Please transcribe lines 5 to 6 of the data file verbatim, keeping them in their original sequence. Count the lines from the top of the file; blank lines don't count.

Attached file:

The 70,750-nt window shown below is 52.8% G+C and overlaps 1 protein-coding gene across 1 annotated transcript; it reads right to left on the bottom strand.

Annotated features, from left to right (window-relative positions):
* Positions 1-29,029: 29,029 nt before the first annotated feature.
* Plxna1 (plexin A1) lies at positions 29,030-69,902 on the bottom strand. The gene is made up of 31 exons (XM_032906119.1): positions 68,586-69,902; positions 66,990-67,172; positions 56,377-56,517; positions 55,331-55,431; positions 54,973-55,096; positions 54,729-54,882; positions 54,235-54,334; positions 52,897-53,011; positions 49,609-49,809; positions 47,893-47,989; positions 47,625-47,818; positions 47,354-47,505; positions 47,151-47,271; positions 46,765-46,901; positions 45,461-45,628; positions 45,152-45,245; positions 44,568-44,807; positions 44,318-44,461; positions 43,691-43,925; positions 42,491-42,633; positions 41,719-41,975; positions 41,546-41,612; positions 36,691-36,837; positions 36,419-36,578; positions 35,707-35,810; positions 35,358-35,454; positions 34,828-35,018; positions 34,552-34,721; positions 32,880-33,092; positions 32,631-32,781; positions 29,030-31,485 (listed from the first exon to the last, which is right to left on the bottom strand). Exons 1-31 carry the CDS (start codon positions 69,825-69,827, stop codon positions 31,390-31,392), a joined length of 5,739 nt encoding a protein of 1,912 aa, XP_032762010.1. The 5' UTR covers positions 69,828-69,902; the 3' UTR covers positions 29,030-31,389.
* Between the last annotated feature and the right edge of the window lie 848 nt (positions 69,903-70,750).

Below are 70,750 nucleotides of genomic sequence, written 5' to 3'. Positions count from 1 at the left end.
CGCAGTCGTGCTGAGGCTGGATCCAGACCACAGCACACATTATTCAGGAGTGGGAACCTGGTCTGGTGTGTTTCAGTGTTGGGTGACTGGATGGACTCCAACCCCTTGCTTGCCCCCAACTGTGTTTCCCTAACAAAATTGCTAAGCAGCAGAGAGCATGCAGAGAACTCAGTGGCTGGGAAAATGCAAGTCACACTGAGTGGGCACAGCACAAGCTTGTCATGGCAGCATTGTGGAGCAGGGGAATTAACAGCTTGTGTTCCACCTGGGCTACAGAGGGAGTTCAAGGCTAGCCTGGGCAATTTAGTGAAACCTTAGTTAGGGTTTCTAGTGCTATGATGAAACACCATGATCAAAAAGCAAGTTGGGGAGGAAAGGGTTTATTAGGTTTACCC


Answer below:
* Between the last annotated feature and the right edge of the window lie 848 nt (positions 69,903-70,750).

Below are 70,750 nucleotides of genomic sequence, written 5' to 3'. Positions count from 1 at the left end.